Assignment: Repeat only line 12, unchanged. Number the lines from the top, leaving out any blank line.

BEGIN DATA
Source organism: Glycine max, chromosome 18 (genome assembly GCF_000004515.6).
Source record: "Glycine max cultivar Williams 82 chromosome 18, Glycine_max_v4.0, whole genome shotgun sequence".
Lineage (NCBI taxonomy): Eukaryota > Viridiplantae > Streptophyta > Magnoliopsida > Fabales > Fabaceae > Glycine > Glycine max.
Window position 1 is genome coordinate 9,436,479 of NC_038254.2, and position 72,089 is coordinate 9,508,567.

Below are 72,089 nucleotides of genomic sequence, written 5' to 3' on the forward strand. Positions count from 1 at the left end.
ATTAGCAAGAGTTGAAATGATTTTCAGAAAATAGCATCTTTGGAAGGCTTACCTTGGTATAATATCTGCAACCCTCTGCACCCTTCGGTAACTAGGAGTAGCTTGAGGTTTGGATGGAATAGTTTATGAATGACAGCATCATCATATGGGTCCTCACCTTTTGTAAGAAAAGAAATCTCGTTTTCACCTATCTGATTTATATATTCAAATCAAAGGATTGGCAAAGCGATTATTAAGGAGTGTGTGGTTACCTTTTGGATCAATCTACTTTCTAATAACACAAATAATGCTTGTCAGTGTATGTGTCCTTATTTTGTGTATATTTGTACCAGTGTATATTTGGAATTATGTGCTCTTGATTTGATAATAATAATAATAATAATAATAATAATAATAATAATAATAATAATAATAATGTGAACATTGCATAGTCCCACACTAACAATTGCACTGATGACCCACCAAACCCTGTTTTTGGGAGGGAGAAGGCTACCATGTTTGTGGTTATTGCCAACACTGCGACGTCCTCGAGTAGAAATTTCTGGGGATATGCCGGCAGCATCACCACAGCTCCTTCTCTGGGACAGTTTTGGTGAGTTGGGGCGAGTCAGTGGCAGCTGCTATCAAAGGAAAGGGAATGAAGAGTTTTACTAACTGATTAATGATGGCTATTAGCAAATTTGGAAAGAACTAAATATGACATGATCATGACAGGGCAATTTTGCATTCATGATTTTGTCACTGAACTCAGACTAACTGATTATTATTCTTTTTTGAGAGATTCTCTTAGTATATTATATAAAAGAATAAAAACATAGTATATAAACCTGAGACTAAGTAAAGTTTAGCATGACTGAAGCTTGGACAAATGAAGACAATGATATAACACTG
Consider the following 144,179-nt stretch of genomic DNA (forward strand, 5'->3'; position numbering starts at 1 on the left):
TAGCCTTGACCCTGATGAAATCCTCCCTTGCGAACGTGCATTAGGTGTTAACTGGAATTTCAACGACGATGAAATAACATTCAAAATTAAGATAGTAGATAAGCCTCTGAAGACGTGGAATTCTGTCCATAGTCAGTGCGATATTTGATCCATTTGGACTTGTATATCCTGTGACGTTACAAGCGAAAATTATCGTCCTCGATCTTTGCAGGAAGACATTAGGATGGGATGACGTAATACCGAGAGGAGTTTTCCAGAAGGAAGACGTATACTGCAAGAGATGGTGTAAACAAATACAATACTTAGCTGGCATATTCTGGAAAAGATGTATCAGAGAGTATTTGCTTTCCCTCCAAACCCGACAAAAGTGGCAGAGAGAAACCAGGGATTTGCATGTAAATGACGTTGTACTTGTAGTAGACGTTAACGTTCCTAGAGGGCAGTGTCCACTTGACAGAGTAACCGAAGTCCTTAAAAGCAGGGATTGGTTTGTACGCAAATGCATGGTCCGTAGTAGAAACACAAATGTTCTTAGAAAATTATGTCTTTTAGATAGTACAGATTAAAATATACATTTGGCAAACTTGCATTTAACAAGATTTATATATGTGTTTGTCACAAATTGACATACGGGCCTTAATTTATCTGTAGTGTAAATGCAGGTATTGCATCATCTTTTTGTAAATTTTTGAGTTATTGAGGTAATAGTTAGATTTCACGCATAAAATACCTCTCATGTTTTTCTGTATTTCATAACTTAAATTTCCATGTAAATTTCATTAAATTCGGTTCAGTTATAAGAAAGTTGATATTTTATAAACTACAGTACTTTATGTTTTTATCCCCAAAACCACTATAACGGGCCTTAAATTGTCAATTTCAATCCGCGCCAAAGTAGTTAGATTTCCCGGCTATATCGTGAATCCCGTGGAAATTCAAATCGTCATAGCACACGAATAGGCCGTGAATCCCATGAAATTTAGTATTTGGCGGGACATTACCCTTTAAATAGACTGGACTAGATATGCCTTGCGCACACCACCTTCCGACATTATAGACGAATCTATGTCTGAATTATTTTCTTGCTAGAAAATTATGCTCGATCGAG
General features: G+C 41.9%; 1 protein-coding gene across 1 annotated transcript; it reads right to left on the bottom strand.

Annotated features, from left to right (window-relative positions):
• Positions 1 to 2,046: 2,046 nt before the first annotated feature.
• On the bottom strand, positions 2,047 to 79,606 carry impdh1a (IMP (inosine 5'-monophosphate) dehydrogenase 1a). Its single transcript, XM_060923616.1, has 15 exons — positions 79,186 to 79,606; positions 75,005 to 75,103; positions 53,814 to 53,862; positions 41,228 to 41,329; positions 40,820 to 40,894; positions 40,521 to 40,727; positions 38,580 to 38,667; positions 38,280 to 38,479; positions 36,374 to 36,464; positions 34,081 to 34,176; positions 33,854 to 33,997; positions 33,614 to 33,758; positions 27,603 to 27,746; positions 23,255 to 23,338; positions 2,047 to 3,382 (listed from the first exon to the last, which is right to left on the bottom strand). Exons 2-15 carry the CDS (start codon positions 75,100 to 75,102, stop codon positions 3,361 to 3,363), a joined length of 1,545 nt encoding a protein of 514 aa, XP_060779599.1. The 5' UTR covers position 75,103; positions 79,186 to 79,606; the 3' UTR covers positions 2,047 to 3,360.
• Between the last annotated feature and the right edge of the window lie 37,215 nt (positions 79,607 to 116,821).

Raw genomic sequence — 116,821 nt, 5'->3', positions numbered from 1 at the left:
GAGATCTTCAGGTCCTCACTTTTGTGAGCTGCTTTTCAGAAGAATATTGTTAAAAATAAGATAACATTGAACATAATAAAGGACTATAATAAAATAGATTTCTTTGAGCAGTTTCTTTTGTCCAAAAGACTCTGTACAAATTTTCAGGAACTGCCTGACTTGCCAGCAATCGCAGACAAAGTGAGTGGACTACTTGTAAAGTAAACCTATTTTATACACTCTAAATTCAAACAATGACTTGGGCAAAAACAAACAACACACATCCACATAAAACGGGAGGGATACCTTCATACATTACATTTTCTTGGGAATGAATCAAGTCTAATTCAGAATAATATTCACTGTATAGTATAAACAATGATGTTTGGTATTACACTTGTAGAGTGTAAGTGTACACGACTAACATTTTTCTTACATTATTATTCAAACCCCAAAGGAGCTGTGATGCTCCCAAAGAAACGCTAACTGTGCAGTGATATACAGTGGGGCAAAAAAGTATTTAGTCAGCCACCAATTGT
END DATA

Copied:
• On the bottom strand, positions 2,047 to 79,606 carry impdh1a (IMP (inosine 5'-monophosphate) dehydrogenase 1a). Its single transcript, XM_060923616.1, has 15 exons — positions 79,186 to 79,606; positions 75,005 to 75,103; positions 53,814 to 53,862; positions 41,228 to 41,329; positions 40,820 to 40,894; positions 40,521 to 40,727; positions 38,580 to 38,667; positions 38,280 to 38,479; positions 36,374 to 36,464; positions 34,081 to 34,176; positions 33,854 to 33,997; positions 33,614 to 33,758; positions 27,603 to 27,746; positions 23,255 to 23,338; positions 2,047 to 3,382 (listed from the first exon to the last, which is right to left on the bottom strand). Exons 2-15 carry the CDS (start codon positions 75,100 to 75,102, stop codon positions 3,361 to 3,363), a joined length of 1,545 nt encoding a protein of 514 aa, XP_060779599.1. The 5' UTR covers position 75,103; positions 79,186 to 79,606; the 3' UTR covers positions 2,047 to 3,360.